Author:Paul Gilmartin


#252 Paul Gets Interviewed

Paul’s friend, former Dinner and a Movie co-host (and former podcast guest) Lisa Arch asks Paul about his life, his struggles, the podcast and questions posed by listeners, who have been requesting an episode where all of Paul’s bullshit can reside in one place.  Well here it is.  Regular listeners may find that they’ve heard a lot of this information before, so this is really for the new listener who wants to get up to speed on what a nutjob Paul is.  We decided to take a week off from reading surveys.


Rama I

The 28 year-old Syrian opens up about always being the minority wherever she lives (She was born in Syria, grew up in Brazil and now lives in the US), racism towards Arabs, recovering from sexual abuse, battling depression and anxiety and how getting help has saved her life.  Her boyfriend Haydn, who was the previous week’s guest also sits in on the interview.

Follow Rama on Twitter @Ramitcha1



Jackie Kashian Live at Podfest

The writer/comedian/podcaster (Dork Forest) shares about her tumultuous upbringing, and struggles with anger, depression, connecting to people and being perimenopausal.

This episode is sponsored by Audible.  For a free audiobook of your choice and a free 30 day trial go to

Follow Jackie on Twitter @JackieKashian

Check out her podcast The Dork Forest

Check out her website



3 Changes Newly-Diagnosed ADHD Adults Should Make: Guest Blog by Vee Cecil

While adults with ADHD don’t often exhibit the hyperactivity of children with the condition, they do have the inattention and impulsivity associated with the disorder. As Mayo Clinic explains, adult ADHD symptoms include difficulty focusing or concentrating, restlessness, impulsivity, trouble completing tasks, disorganization, frequent mood swings, struggling to cope with stress, and a hot temper. These symptoms often lead to several problems, such as unstable relationships, poor work performance, and low self-esteem.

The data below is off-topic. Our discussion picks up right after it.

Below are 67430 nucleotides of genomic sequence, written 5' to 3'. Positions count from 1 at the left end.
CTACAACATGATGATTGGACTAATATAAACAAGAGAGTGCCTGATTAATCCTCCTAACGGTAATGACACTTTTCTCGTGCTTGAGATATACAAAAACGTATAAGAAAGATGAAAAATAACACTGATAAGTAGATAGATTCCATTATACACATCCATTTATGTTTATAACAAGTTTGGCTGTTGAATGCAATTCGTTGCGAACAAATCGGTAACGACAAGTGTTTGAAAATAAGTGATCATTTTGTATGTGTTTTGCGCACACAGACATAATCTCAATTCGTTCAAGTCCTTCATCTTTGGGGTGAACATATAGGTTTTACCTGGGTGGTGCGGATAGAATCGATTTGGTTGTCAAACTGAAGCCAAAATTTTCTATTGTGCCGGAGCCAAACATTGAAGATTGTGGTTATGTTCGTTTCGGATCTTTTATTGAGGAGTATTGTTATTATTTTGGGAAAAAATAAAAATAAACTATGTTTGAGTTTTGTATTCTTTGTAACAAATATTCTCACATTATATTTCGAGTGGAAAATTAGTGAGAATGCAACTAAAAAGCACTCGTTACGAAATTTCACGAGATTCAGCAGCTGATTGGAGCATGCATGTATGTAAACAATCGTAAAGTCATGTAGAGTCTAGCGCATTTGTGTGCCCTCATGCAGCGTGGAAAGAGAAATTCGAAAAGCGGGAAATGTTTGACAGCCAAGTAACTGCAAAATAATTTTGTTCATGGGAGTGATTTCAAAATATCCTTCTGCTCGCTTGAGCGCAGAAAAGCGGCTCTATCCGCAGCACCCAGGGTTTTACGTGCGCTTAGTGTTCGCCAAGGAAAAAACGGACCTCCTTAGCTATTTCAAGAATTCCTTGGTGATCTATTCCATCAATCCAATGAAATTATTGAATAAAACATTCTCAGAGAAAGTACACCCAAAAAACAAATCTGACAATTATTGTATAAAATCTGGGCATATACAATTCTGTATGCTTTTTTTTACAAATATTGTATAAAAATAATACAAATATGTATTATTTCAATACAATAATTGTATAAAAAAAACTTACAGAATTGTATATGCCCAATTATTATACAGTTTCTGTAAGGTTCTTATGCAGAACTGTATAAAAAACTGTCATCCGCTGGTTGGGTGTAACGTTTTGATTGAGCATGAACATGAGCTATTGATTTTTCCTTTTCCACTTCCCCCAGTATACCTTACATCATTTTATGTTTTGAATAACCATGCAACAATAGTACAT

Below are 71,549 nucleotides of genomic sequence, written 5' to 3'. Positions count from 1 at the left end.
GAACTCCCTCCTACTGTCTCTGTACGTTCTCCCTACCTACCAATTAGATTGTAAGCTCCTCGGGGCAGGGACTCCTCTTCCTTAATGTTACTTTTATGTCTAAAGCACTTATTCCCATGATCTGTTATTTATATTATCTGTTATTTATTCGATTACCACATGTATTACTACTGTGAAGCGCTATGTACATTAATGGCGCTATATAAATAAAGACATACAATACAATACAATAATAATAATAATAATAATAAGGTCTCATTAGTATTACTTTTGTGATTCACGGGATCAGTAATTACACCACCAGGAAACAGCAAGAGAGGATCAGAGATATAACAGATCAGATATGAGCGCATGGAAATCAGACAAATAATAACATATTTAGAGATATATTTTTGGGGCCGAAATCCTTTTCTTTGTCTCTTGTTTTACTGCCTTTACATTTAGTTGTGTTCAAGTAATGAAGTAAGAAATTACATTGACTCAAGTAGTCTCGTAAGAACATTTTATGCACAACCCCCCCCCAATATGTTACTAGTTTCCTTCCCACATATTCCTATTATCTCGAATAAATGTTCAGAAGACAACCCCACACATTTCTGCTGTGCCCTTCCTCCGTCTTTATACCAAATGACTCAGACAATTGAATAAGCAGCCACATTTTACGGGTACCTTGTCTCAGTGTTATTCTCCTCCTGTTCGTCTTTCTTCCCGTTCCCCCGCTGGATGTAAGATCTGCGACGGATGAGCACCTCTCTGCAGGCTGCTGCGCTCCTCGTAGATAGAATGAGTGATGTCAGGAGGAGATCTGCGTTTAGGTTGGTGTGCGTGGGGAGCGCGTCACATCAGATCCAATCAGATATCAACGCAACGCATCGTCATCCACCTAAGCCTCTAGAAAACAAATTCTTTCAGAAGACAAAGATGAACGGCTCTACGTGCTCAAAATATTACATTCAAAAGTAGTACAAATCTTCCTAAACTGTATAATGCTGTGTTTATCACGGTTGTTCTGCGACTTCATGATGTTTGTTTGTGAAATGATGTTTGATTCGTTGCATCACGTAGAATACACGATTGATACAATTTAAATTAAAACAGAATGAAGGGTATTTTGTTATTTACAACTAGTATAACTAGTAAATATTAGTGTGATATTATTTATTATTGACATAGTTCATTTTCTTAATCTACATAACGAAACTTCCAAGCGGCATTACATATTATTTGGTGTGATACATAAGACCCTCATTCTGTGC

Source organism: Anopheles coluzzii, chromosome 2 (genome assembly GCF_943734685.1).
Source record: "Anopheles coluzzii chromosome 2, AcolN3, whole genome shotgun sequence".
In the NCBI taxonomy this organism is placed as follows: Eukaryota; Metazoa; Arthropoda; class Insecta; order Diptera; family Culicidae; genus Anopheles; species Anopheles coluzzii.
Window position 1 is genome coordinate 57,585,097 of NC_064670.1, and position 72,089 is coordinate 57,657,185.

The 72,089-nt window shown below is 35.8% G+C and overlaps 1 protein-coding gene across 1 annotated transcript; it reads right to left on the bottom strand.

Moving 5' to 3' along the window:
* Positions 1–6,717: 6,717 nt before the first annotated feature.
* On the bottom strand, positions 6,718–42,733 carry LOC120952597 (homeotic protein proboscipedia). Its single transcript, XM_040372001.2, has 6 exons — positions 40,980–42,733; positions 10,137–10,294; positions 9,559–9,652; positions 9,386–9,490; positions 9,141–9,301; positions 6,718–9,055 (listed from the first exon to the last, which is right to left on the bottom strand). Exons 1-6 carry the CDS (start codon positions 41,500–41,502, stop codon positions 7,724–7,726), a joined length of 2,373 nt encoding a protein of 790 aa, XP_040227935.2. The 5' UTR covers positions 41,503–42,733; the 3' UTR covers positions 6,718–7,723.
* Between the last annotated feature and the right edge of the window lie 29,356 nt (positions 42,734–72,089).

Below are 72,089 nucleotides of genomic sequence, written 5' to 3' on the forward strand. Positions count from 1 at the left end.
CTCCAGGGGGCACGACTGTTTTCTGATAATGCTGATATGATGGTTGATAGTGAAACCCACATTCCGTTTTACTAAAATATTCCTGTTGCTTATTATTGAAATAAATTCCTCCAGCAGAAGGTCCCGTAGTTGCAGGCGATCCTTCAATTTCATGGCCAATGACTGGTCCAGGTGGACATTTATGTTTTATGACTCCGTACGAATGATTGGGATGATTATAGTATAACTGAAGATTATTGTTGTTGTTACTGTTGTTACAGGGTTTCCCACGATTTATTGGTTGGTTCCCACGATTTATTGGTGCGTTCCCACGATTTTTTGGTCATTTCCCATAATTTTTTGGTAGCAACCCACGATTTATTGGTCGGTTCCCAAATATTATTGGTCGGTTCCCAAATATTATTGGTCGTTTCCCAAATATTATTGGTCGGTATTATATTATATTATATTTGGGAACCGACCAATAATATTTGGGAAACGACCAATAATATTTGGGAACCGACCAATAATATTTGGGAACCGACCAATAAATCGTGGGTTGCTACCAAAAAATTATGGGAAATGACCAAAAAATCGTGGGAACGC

Once they have a diagnosis, adults can make their lives easier by making some changes. Newly-diagnosed ADHD adults often feel a sense of relief for finally understanding why they are the way they are, but that relief may turn to fear or regret. That’s why the first step newly-diagnosed ADHD adults should take is to accept and honor their feelings. Once people come to terms with the diagnosis, they are able to take positive steps toward dealing with it.


  1. Determine the Best Treatment. After being diagnosed with adult ADHD, people should work with their doctor to determine the best treatment for their symptoms and situations. As explains, current treatments commonly involve medication, psychological counseling, or a combination of the two. The combination of therapy and medication is thought to be the most effective treatment. Of course, your doctor will discuss the benefits and risks of medication, and it may take some time to identify the best treatment. Counseling often includes an educational component, so that newly-diagnosed adults gain a better understanding of the disorder and how to live with it.


  1. Proactively Manage Your Impulses. One change ADHD adults can make to better manage their impulsivity is to consider the situations in which they are most likely to be impulsive and make a list of them. Identifying those situations is the first step to better managing them, because ADHD adults will be more aware of the need to think before acting. Another great way to manage impulses is to get plenty of exercise. And as this article notes, going on a walk with a furry friend is an excellent way to work off some of your extra energy, and in turn, clear your mind. It has also been proven to reduce feelings of loneliness and depression.


  1. Get Organized with Structure and Neat Habits. The inattentiveness and distractibility associated with adult ADHD often results in difficulty being organized at work and at home. This also tends to make ADHD adults feel overwhelmed. Breaking tasks into smaller chunks and developing a system for getting organized is one of the best changes ADHD adults can make. Developing a structure for organization and adopting neat habits will make a world of difference for ADHD adults.